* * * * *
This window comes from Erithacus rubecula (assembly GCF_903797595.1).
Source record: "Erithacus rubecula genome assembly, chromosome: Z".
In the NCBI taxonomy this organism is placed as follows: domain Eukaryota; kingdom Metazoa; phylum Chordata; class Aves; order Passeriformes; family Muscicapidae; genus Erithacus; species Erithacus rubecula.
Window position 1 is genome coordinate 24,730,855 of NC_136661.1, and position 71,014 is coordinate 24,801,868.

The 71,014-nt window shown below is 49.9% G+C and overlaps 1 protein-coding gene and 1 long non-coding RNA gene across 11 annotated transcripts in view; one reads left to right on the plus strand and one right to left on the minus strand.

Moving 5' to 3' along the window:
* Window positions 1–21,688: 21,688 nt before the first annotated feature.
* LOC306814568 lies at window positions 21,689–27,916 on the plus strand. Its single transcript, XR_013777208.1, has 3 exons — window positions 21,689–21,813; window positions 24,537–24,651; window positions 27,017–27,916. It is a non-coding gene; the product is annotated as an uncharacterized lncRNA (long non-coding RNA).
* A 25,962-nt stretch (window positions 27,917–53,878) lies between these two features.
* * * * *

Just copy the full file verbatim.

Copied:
This window comes from Erithacus rubecula (assembly GCF_903797595.1).
Source record: "Erithacus rubecula genome assembly, chromosome: Z".
In the NCBI taxonomy this organism is placed as follows: domain Eukaryota; kingdom Metazoa; phylum Chordata; class Aves; order Passeriformes; family Muscicapidae; genus Erithacus; species Erithacus rubecula.
Window position 1 is genome coordinate 24,730,855 of NC_136661.1, and position 71,014 is coordinate 24,801,868.

The 71,014-nt window shown below is 49.9% G+C and overlaps 1 protein-coding gene and 1 long non-coding RNA gene across 11 annotated transcripts in view; one reads left to right on the plus strand and one right to left on the minus strand.

Moving 5' to 3' along the window:
* Window positions 1–21,688: 21,688 nt before the first annotated feature.
* LOC306814568 lies at window positions 21,689–27,916 on the plus strand. Its single transcript, XR_013777208.1, has 3 exons — window positions 21,689–21,813; window positions 24,537–24,651; window positions 27,017–27,916. It is a non-coding gene; the product is annotated as an uncharacterized lncRNA (long non-coding RNA).
* A 25,962-nt stretch (window positions 27,917–53,878) lies between these two features.